Part of speech: Adjective. (Adjectives are describing words, like “large” or “late.” They can be used in two ways: 1. Right before a noun, as in “an unchoreographed movement.” 2. After a linking verb, as in "The movement was unchoreographed.”)
Something choreographed is specifically planned out and directed.
So, something unchoreographed just happens spontaneously. It hasn't been specifically planned out or directed.
choreography, choreograph, choreographer, choreographed
How to use it:
Call something unchoreographed to emphasize how natural and believable it is, OR to emphasize how messy or sloppy it is.
Talk about an unchoreographed crime, dance, event, fight, mistake, movement, party, performance, response, scene, show, speech, etc. You can have unchoreographed excitement, enthusiasm, outbursts, and so on, an unchoreographed display of support or encouragement, or an unchoreographed schedule or unchoreographed free time. Finally, you can say something had an unchoreographed appearance, feeling, tone, nature, simplicity, honesty, etc.
In an unchoreographed but unified display of rebellion, the students who were unfairly punished simply did not show up for their assigned detentions.
At our regrettably unchoreographed high school choir performances, no one knew when to enter or exit the stage, the songs got out of order, and long pauses between songs made the audience wonder if the show had ended.
Look away from the screen to explain the definition in your own words. You’ll know you understand what "unchoreographed” means when you can explain it without saying “not planned out" or “not rehearsed."
Think of what your day-to-day life was like when you were little, then choose one of these options and fill in the blank:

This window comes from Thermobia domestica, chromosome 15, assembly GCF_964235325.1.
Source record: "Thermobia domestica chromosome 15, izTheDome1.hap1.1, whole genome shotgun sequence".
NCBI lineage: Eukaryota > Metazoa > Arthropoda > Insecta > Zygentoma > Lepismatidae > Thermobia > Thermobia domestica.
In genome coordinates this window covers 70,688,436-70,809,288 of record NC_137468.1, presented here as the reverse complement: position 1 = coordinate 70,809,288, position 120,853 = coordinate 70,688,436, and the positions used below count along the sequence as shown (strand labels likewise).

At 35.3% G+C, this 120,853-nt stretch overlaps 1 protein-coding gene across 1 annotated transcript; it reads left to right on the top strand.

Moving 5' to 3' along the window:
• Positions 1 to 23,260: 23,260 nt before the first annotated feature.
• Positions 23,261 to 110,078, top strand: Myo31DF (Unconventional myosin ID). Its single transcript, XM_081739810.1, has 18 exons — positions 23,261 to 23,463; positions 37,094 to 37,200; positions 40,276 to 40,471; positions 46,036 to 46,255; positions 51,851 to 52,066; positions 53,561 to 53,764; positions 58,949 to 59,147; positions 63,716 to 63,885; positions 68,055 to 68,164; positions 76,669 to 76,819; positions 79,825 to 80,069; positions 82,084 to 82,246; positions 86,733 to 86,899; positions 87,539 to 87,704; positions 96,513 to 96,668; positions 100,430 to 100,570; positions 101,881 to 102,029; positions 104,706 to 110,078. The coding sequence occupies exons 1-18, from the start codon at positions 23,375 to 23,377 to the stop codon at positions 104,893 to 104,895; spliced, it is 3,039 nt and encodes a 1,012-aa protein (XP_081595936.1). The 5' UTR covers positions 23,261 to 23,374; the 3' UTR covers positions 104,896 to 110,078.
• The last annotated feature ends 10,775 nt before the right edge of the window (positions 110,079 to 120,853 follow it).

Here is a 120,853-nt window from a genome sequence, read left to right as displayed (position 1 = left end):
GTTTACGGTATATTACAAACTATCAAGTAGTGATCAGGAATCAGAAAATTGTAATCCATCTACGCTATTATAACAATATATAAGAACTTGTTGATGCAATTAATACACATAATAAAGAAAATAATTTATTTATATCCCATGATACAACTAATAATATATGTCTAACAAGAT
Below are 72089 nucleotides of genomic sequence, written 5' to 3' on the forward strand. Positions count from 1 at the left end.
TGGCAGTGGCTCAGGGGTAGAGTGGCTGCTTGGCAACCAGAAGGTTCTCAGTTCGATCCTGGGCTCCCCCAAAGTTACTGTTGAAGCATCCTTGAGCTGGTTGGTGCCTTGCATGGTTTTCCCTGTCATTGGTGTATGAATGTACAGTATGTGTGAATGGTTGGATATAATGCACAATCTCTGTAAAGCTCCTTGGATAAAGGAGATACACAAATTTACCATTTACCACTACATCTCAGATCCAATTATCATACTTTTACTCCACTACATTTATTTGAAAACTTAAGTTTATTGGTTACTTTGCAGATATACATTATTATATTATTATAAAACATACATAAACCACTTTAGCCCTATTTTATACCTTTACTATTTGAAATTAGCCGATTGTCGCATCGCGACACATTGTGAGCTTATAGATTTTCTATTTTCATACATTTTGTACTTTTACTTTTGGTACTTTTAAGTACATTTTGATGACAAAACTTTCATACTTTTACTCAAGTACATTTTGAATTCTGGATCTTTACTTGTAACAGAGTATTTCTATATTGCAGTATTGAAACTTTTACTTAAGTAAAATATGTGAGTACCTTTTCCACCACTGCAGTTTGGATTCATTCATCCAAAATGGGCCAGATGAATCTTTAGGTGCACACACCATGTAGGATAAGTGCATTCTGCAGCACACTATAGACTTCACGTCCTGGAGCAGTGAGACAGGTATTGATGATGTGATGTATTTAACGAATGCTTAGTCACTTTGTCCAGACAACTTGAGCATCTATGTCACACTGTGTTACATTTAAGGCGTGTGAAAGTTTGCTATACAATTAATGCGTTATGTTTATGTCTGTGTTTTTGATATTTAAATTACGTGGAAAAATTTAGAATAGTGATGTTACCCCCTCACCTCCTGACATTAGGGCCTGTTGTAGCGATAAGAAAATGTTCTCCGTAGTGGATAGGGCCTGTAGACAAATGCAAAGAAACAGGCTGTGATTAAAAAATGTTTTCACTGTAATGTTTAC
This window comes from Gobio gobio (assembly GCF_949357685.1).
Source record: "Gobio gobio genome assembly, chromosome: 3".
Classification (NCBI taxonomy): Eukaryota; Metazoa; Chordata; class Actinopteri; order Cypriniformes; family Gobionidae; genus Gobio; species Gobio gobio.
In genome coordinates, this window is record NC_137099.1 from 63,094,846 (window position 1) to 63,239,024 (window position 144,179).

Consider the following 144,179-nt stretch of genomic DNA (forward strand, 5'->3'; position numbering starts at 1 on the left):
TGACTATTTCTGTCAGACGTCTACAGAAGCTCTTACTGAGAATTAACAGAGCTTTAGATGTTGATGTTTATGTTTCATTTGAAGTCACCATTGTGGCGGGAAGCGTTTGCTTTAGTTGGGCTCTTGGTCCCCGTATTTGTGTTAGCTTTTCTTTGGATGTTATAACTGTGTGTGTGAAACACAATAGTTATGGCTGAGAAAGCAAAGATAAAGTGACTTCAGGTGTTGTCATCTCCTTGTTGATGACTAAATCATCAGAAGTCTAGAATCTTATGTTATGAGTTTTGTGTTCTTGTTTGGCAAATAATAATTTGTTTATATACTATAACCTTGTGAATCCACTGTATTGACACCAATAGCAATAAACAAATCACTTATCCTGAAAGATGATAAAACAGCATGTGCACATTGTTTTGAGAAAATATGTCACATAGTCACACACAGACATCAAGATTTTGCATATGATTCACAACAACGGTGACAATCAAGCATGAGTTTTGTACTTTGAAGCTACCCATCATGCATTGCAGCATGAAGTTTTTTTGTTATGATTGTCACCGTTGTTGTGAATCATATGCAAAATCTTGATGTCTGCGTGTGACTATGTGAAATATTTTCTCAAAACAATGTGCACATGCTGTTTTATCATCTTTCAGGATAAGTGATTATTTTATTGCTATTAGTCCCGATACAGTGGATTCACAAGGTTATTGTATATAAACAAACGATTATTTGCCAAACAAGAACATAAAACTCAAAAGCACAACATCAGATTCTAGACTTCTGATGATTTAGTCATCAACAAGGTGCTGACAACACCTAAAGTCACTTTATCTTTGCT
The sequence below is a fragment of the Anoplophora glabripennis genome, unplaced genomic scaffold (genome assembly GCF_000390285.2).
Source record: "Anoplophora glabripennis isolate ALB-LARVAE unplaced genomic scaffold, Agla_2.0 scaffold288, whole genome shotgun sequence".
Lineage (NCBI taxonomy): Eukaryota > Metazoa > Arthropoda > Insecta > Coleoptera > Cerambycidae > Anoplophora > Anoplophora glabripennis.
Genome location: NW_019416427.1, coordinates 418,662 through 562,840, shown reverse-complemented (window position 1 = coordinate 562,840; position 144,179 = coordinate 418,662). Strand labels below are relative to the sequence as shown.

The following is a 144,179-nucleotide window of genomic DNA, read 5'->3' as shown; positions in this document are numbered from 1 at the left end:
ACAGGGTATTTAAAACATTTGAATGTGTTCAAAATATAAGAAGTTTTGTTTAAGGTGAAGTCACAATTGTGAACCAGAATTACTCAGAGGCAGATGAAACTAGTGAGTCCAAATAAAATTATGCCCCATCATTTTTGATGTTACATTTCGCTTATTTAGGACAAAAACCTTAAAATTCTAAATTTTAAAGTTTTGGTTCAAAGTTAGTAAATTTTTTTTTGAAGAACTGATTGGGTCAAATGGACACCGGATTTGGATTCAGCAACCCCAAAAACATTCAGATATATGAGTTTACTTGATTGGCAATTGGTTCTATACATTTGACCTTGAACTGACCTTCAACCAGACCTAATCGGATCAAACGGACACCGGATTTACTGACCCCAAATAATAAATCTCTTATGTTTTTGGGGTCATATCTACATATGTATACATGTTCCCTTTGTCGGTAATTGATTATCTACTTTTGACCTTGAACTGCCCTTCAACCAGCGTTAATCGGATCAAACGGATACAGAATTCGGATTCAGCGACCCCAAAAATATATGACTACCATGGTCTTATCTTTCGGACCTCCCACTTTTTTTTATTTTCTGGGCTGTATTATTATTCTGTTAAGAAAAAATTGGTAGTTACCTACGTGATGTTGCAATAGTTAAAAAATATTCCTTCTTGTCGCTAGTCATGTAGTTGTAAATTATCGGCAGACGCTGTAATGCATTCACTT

Option 1. "My childhood days were largely unchoreographed; I _____."
Example: "My childhood days were largely unchoreographed; I ran around playing outside with my sister until we got bored, and we read piles and piles of books together."
Option 2. "My childhood days were largely choreographed; I _____."
Example: "My childhood days were largely choreographed; I was shuttled to piano practice as soon as school was over, and then to karate before dinner at 7:00pm sharp."
Spend at least 20 seconds occupying your mind with the game and quote below. Then try the review questions. Don’t go straight to the review now—let your working memory empty out first.
Playing With Words:
Our game for May is: “What Do These Words Have in Common?”
The three words given will have something specific in common. (More than one right answer might be possible, but I've only got one particular answer in mind for each set of words.) I've arranged the questions from easiest to hardest, so today’s should be difficult. By the end of the month, expect some whoppers.
What do these words have in common?: chronic, pathological, apoplectic
Answer: All are words with certain meanings in the field of medicine as well as general meanings for everyday conversation.
Try this one today: catch-22, quark, beatnik
A Point Well Made:
Richard Vague, paraphrasing Karen Armstrong: "The idea that religion is separate from politics is a modern and radical innovation."
1. The opposite of UNCHOREOGRAPHED is
2. Unchoreographed celebrations began: _____.
A. the game ended in victory and everyone at the tables moved to the dance floor
B. the students threw up their graduation caps in unison just like they'd practiced
C. the hastily-organized flash mob started exactly as planned
Answers are below.
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Disclaimer: Word meanings presented here are expressed in plain language and are limited to common, useful applications only. Readers interested in authoritative and multiple definitions of words are encouraged to check a dictionary. Likewise, word meanings, usage, and pronunciations are limited to American English; these elements may vary across world Englishes.
Answers to review questions:
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